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About this book
The surge in new investment funds - nearly 60 funds at last count - is an exciting sign that microfinance is attracting mainstream financial markets. Foreign investors bridge a crucial gap for MFIs and greenfield banks not yet able to attract deposits, debt or equity from local sources. Recognizing the ultimate goal of building those local financial markets that serve the poor, some foreign investors and funds are facilitating local intermediation with incentives like guarantees for local banks to lend to MFIs in local currency. Such contributions to local market building, combined with strengthening governance, increasing transparency and rigor make the new funds potentially very positive forces in microfinance.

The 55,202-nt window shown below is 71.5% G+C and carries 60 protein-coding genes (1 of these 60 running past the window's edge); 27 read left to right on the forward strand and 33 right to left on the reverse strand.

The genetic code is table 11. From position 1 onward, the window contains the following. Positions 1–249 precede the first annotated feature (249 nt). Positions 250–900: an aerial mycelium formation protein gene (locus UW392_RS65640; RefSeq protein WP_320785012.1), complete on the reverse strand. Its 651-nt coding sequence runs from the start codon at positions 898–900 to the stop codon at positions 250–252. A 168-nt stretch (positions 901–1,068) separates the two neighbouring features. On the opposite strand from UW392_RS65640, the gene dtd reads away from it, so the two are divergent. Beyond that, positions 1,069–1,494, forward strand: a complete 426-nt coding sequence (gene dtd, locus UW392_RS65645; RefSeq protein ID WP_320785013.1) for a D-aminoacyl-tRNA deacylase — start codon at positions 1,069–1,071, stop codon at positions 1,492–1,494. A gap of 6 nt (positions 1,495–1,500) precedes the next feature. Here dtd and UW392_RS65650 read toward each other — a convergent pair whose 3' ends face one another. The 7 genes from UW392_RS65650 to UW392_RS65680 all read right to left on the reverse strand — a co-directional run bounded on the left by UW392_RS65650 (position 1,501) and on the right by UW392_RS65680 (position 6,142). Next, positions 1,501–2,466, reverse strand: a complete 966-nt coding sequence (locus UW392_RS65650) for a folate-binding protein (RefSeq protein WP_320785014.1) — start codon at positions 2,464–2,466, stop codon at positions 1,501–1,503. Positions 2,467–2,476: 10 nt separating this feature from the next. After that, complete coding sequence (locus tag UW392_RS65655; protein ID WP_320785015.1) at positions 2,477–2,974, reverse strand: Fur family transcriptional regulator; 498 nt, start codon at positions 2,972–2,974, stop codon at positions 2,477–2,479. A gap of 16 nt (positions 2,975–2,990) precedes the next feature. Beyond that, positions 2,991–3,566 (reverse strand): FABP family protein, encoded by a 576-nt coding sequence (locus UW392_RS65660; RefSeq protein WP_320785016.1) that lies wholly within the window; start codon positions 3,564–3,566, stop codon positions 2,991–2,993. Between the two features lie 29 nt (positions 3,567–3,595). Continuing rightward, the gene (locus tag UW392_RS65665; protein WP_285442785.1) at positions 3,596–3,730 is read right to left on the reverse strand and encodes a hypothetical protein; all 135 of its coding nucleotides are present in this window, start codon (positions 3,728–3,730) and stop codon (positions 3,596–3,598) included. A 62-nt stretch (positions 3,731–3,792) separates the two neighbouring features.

Elisabeth Littlefield, Director and CEO, CGAP
Microfinance investment funds organised as mutual funds and structured finance products are bringing the vast resources of capital markets to the world of microfinance, which is about empowering poor people through provision of user-friendly financial services. These funds and structured products are superb means of producing a combination of financial and social returns. Individual and institutional investors are increasingly interested in the characteristics of microfinance loan portfolios. Progress in defining microfinance investments as an asset class is underway. In order to attract more commercial investors to microfinance, new financial instruments will have to be developed that satisfy commercial risk-return criteria while achieving the social benefits of microfinance activities.
Jean-Philippe de Schrevel, Founder and Director, BlueOrchard Finance S.A.